While I love to travel, I always struggle to keep up with my businesses while I’m on the road. In this week’s contribution, Jesse Gernigin explains how he gets it done and gives his advice on how to enjoy your trip AND make money; to have your cake and eat it too.
He’s a professional hypnotist, a freelance copywriter, and also helps run a local coin shop. (All about those multiple income streams!)
He blogs at LiveGoldRich.com.
Take it away, Jesse!
Freelancing Abroad: Secrets to Succeeding Anywhere
Most freelancers love the idea of working remotely. After all, it the “laptop lifestyle” can be pretty glamourous. You’ve got the freedom, flexibility, and funds to live and work from anywhere.
But mixing work and travel isn’t easy.
Too often you get to where you are going, and everything falls apart. The Internet connection sucks, or there is too much going on during the day to focus on your work, or you are too tired at night to finish a project.
Nick’s Notes: One time in Thailand it took 3 different coffee shops until I found one with enough bandwidth to upload the podcast for that week. Not exactly how we’d planned on spending that morning.
Podcasting in Hanoi.
The truth is freelancing remotely takes a lot of preparation.
If you freelance, you know how important being prepared is. Not only does it prioritize the time we use, it also keeps those weird negative thoughts about whether what we are doing matters away.
(Want to do work that matters? Cultivate the right skills.)
Nick talked about this recently in his 2016 annual review. Even though he is doing better than ever, he still mentioned this thought:
“Yet I’ve got some weird anxiety. Like I’m working every week, but maybe not on the right things. Like I could and should be taking on more or different projects. Like I’m letting people down who email me. Like I’m in maintenance mode and not growth mode — even though things are growing.”
You see the same issue when working remotely.
Recently, I took my father to Rome. The first couple days, I tried working from a local coffee shop, but make every imaginable mistake.
It took me nearly pulling my hair out in frustration to figure out what I was doing wrong. When I did, I changed everything and booked a $2,000 gig that paid for the trip of a lifetime!
I accomplished all of this by overcoming the biggest misconception freelancers have about working remotely.
Remote Work Misconception: I Won’t Have The Time
If you ask most freelancers if they work remotely, you’ll hear remarks like this:
- “Work on vacation? Are you crazy?”
- “I’m trying to relax, not work.”
- “Why would I waste my time?”
Nick’s Notes: This is a serious challenge! You feel major guilt if you’re not out exploring and soaking in the culture every minute of every day. You didn’t come all this way to Tokyo or Prague or Madrid to work!
Most freelancers don’t work remotely. They see it as a waste of time. The truth is there is plenty of downtime on your trip to get some work in.
While in Rome, we had tours, dinners, and train trips booked every day. Even with a full schedule, I managed to send out multiple proposals and finish a $2,000 landing page project–all on my self-imposed 2 hours of work a day limit.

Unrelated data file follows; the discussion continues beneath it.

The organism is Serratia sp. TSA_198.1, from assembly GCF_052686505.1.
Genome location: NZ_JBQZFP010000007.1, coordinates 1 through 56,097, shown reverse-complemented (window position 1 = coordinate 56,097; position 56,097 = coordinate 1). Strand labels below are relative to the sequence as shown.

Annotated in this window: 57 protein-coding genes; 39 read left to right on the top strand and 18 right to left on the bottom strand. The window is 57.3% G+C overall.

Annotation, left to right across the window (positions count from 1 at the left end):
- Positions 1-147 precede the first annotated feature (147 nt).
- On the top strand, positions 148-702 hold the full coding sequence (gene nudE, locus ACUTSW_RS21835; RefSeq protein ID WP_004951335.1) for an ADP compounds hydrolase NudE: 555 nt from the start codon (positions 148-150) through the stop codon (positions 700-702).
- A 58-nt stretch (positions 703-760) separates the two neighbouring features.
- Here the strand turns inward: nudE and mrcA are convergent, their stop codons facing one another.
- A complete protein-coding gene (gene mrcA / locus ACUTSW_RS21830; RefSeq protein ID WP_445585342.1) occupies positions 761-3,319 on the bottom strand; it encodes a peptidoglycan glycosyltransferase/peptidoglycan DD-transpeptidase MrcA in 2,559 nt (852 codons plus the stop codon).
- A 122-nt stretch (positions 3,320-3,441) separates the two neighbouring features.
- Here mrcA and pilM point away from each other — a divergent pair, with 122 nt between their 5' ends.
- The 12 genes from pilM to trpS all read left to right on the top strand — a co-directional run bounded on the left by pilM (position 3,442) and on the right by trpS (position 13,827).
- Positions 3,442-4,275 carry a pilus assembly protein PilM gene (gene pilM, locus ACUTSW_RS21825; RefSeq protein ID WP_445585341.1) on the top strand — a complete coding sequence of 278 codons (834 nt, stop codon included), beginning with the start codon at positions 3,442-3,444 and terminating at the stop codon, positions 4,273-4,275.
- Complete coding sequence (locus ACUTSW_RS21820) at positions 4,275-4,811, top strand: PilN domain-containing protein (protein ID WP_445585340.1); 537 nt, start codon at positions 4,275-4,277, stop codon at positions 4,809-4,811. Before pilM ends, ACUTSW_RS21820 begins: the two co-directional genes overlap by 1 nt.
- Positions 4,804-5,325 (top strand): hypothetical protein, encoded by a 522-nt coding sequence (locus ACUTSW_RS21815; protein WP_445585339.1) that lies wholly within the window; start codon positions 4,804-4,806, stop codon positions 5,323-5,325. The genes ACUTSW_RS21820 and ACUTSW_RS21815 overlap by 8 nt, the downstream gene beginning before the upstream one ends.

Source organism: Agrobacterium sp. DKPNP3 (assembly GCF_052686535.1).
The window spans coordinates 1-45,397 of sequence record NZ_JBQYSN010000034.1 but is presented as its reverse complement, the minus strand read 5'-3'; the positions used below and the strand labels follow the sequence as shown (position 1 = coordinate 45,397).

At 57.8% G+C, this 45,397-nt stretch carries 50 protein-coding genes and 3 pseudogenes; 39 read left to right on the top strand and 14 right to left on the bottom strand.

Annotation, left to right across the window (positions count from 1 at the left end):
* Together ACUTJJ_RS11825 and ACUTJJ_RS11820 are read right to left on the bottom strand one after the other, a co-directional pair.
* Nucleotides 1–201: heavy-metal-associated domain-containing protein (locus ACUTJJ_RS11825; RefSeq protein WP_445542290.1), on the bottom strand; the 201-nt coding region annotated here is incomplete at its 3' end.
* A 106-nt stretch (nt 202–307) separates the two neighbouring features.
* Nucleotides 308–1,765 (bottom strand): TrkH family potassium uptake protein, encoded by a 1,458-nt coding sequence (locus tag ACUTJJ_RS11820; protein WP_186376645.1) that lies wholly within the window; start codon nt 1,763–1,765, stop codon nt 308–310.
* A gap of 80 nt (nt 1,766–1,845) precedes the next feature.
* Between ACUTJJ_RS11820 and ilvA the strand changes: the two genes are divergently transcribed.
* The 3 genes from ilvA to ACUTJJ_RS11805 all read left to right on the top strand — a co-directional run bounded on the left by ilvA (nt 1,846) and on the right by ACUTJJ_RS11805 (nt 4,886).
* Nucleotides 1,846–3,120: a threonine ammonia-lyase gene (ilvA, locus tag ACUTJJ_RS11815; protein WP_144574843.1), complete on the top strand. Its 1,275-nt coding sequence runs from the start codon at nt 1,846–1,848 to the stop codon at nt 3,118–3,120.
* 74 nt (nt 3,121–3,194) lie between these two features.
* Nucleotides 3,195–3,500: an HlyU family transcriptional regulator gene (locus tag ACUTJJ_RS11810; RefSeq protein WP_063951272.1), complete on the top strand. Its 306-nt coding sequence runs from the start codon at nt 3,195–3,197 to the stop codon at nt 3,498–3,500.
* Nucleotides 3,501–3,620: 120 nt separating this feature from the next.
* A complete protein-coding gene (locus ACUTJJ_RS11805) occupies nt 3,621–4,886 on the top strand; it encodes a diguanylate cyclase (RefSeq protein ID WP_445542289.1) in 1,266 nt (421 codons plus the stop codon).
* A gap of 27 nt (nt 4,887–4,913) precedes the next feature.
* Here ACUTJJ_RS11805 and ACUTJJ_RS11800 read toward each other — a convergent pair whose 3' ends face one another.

Despite a busy schedule I managed to, as Nick says, erase my expenses. I did everything on my schedule, finished all my work, and enjoyed my vacation all with one simple trick anyone can do.
A Simple Trick to Find Time
Before I left for Rome, I sat down and did some research. I knew I would need time to work every day so I looked at the average Roman’s day.
I reviewed when they went to work, when they came home, and what time they ate dinner.
Simple. By knowing the rhythm of Rome, I could find time to work, rest, and enjoy my vacation.
Not your average Romans.
What I Learned
Romans are not big on breakfast, and they eat dinner late. That meant that every morning the cafes would have open seats, and at night, the hotel lobby would be quiet before dinner.
I scheduled work during that time, and I never missed a tour. I didn’t have to skip dinner, and I was able to work without interruption or having to look all over for an empty cafe seat to work.
This works for any trip. Currently, I am planning a trip to Peru. I spent the last two days researching the social flow in urban Peru (where I’ll be spending most of my time).
My research shows that urban Peruvians enjoy a large noon meal and participate in afternoon siesta. That means the best time for me to do work is in the rest time that occurs after lunch.
We have to be careful. For instance, just because I found the right time to work didn’t mean I was doing the right work!
Earlier I mentioned it took me two days, making every mistake in the book, before I got on track freelancing in Rome.
Here is what happened and what I learned.
(Want to learn to freelance like the pros? Grab Jesse’s $2k a week cheat sheet here.)
Mistake #1: Not Being Prepared
The first day in Rome, I went to the cafe to work. I had my laptop; I ordered my espresso, and I found an especially awesome seat by the window–only to discover the cafe didn’t have Internet.
No big deal.
I left the cafe and headed to the next spot (checking to make sure they had WiFi)–only to discover I forgot my notes at the hotel. I ended up nearly missing my tour that morning trying to finish a project.